Nervousness in Nicosia was not limited to government officials. Western diplomats stationed in the divided island’s internationally recognised south also voiced dismay at the spectre of Cyprus, a popular tourist destination and barely a 40-minute flight away from Tel Aviv, being drawn into the Middle East tumult if a fully fledged war erupted between the two foes.

“Hezbollah has a history of acting on its threats,” said one EU envoy. “Hezbollah knows Cyprus does not have the military capability to respond and in that respect it’s an easy target.”

Within hours of Nasrallah issuing the threat, the Cypriot president, Nikos Christodoulides, sought to emphasise the island’s policy of neutrality, underscoring the role it had played in establishing a sea corridor to transfer humanitarian aid to Gaza.

“Cyprus is not part of the problem … [it] is part of the solution,” he said. “And our role, as manifested, for example, through the humanitarian corridor [to Gaza], is recognised not only by the Arab world but by the entire international community.”

Scores of vessels carrying aid have travelled to Gaza under the initiative from the southern Cypriot port of Larnaca since March. But in a conflict where perceptions play an equally vital role, the island’s alignment with Israel and ever improving relations with the US have also been noticed by Hezbollah’s leadership.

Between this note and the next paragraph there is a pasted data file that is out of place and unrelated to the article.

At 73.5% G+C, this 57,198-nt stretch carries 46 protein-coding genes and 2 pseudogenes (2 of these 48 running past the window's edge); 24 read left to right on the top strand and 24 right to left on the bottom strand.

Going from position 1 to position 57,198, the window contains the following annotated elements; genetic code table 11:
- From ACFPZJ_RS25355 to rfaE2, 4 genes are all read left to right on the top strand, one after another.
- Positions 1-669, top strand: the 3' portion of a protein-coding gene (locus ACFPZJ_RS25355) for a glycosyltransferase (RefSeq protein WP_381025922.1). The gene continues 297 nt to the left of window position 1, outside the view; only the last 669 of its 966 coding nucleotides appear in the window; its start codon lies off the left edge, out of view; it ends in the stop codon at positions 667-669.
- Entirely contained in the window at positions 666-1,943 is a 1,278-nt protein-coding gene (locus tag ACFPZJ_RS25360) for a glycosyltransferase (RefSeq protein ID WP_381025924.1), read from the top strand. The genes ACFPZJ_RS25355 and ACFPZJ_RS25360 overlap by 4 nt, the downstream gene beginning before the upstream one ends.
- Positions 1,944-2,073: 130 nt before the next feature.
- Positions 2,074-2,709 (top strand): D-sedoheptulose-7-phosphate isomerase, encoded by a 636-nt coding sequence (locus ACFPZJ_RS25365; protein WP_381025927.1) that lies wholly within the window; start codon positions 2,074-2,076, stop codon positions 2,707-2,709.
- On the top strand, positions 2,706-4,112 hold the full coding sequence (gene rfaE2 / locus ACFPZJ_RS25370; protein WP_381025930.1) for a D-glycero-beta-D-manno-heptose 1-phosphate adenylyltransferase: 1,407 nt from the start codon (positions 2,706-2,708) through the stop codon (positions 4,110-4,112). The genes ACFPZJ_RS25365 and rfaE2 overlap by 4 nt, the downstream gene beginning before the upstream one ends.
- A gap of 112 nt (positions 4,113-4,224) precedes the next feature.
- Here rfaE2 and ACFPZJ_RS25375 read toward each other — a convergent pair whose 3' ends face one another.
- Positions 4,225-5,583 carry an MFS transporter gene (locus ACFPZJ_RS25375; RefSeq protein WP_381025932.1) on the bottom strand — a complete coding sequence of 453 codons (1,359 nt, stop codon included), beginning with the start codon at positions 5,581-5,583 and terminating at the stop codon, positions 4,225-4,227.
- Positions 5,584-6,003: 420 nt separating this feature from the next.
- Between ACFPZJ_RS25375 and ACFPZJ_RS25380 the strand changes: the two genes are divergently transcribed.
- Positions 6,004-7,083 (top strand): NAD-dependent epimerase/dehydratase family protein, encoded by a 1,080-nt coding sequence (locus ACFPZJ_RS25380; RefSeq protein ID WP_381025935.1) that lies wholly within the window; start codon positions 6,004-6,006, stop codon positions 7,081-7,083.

Nicosia’s approach was for years more pro-Arab than pro-Israeli. Deteriorating relations between Israel and Turkey and the discovery of gas reserves off the Israeli coast have paved the way for an energy alliance and much closer ties.

The two countries share intelligence and increasingly close military links. Two years ago the Israel Defence Forces used Cyprus to stage war games simulating combat in Lebanon, involving what was said to be the largest ever number of troops sent abroad by Israel. The drills focused on possible invasion tactics, the island having been picked for the exercises because of the similarity of its terrain with that of Lebanon.

Last year armed forces from both nations conducted military exercises on the island “to respond to particularly demanding operational scenarios”.